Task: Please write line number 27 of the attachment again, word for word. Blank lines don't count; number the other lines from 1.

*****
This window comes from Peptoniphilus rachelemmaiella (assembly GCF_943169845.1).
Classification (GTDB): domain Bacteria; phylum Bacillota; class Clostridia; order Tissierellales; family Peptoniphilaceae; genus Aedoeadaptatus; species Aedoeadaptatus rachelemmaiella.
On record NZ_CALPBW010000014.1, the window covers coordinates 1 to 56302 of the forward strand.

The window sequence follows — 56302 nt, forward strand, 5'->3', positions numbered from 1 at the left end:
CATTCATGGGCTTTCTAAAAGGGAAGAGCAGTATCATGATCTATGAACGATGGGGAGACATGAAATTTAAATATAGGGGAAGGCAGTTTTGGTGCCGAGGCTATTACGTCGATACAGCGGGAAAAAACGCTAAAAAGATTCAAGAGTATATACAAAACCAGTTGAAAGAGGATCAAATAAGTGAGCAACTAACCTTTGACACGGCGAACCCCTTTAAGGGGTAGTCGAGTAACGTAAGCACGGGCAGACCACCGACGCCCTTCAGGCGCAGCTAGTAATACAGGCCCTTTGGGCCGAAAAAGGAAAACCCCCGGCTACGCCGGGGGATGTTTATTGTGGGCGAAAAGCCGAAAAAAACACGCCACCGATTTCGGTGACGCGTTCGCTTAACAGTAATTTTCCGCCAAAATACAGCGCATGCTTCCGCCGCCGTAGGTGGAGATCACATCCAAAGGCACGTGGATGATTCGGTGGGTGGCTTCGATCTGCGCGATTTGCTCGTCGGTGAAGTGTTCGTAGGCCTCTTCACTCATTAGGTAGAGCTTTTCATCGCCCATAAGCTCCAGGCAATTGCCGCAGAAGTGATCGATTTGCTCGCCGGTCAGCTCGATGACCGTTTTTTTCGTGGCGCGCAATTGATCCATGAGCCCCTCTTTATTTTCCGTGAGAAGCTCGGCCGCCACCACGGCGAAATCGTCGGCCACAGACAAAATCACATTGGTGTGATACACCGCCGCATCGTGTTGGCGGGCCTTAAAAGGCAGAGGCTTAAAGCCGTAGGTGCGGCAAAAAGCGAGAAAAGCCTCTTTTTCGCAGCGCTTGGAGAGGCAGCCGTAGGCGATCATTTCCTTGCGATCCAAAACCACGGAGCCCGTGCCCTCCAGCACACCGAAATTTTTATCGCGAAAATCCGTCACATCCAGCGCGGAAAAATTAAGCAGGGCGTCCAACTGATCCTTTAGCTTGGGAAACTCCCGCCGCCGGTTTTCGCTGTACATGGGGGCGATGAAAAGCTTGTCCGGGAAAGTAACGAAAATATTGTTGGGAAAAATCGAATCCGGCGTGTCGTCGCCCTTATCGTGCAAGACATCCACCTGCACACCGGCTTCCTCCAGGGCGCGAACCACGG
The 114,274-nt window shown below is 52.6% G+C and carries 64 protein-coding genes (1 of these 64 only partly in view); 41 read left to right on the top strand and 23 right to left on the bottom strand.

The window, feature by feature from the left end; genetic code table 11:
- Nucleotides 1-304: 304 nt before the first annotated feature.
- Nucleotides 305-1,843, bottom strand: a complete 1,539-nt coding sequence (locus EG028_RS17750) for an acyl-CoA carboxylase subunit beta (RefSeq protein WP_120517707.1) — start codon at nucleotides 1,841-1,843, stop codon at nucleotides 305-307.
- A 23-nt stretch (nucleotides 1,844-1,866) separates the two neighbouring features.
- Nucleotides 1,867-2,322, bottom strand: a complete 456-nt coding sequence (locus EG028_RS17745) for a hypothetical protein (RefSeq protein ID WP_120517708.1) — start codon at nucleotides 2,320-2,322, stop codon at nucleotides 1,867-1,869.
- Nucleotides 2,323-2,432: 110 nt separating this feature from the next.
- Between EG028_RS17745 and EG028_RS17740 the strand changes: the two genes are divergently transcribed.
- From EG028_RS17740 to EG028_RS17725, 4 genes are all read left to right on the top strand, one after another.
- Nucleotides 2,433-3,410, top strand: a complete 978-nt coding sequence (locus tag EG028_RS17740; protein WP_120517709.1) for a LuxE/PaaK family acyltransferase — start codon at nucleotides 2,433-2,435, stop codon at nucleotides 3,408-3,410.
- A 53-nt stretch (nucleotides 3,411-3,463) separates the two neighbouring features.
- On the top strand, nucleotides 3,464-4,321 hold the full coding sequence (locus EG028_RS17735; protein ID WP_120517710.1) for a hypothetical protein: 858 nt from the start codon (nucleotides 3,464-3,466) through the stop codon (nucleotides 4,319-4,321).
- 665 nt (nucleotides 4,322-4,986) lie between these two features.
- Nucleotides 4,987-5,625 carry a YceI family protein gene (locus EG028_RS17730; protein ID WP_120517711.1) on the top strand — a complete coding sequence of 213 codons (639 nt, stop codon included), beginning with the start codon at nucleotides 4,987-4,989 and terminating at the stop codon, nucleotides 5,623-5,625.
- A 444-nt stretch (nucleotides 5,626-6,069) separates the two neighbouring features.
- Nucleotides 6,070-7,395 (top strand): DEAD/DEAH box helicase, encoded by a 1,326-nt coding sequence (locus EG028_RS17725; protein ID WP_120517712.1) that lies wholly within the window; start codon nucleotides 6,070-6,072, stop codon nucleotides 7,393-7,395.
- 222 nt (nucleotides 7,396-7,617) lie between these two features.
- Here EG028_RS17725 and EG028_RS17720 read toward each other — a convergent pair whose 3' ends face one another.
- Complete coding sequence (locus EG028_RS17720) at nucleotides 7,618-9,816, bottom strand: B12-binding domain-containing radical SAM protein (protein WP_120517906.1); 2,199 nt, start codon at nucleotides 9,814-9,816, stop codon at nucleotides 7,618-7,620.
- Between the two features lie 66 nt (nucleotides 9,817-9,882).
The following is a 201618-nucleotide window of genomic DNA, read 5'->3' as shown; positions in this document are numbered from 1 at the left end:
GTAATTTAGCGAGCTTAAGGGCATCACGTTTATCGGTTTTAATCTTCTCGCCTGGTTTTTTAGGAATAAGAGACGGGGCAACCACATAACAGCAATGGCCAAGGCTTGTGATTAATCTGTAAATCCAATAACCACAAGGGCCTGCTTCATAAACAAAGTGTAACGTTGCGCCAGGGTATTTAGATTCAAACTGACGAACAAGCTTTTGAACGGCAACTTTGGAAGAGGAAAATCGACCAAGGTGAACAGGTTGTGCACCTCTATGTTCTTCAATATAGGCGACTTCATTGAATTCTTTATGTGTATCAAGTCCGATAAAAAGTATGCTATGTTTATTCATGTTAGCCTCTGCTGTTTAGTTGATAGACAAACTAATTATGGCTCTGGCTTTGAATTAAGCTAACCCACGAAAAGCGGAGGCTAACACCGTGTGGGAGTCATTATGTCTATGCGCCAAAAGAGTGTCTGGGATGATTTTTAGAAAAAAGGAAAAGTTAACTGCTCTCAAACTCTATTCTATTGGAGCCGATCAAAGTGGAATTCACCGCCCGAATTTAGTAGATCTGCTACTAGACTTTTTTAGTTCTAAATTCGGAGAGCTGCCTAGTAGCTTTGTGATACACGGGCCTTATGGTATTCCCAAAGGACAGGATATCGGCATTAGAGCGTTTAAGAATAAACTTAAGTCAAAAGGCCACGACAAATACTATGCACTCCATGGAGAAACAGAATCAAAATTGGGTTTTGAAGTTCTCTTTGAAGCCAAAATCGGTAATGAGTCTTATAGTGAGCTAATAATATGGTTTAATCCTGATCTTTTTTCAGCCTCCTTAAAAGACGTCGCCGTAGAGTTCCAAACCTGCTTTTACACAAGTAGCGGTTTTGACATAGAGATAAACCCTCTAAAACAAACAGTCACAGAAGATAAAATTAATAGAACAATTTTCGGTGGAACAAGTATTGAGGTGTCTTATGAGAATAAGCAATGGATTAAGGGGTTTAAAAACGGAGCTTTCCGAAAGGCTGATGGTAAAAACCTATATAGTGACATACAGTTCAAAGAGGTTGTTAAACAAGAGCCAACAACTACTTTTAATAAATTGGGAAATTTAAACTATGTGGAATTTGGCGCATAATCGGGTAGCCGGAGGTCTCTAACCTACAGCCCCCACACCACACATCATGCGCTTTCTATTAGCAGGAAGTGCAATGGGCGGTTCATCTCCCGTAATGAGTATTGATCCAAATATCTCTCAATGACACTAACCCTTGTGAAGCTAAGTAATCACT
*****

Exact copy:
GTAATTTAGCGAGCTTAAGGGCATCACGTTTATCGGTTTTAATCTTCTCGCCTGGTTTTTTAGGAATAAGAGACGGGGCAACCACATAACAGCAATGGCCAAGGCTTGTGATTAATCTGTAAATCCAATAACCACAAGGGCCTGCTTCATAAACAAAGTGTAACGTTGCGCCAGGGTATTTAGATTCAAACTGACGAACAAGCTTTTGAACGGCAACTTTGGAAGAGGAAAATCGACCAAGGTGAACAGGTTGTGCACCTCTATGTTCTTCAATATAGGCGACTTCATTGAATTCTTTATGTGTATCAAGTCCGATAAAAAGTATGCTATGTTTATTCATGTTAGCCTCTGCTGTTTAGTTGATAGACAAACTAATTATGGCTCTGGCTTTGAATTAAGCTAACCCACGAAAAGCGGAGGCTAACACCGTGTGGGAGTCATTATGTCTATGCGCCAAAAGAGTGTCTGGGATGATTTTTAGAAAAAAGGAAAAGTTAACTGCTCTCAAACTCTATTCTATTGGAGCCGATCAAAGTGGAATTCACCGCCCGAATTTAGTAGATCTGCTACTAGACTTTTTTAGTTCTAAATTCGGAGAGCTGCCTAGTAGCTTTGTGATACACGGGCCTTATGGTATTCCCAAAGGACAGGATATCGGCATTAGAGCGTTTAAGAATAAACTTAAGTCAAAAGGCCACGACAAATACTATGCACTCCATGGAGAAACAGAATCAAAATTGGGTTTTGAAGTTCTCTTTGAAGCCAAAATCGGTAATGAGTCTTATAGTGAGCTAATAATATGGTTTAATCCTGATCTTTTTTCAGCCTCCTTAAAAGACGTCGCCGTAGAGTTCCAAACCTGCTTTTACACAAGTAGCGGTTTTGACATAGAGATAAACCCTCTAAAACAAACAGTCACAGAAGATAAAATTAATAGAACAATTTTCGGTGGAACAAGTATTGAGGTGTCTTATGAGAATAAGCAATGGATTAAGGGGTTTAAAAACGGAGCTTTCCGAAAGGCTGATGGTAAAAACCTATATAGTGACATACAGTTCAAAGAGGTTGTTAAACAAGAGCCAACAACTACTTTTAATAAATTGGGAAATTTAAACTATGTGGAATTTGGCGCATAATCGGGTAGCCGGAGGTCTCTAACCTACAGCCCCCACACCACACATCATGCGCTTTCTATTAGCAGGAAGTGCAATGGGCGGTTCATCTCCCGTAATGAGTATTGATCCAAATATCTCTCAATGACACTAACCCTTGTGAAGCTAAGTAATCACT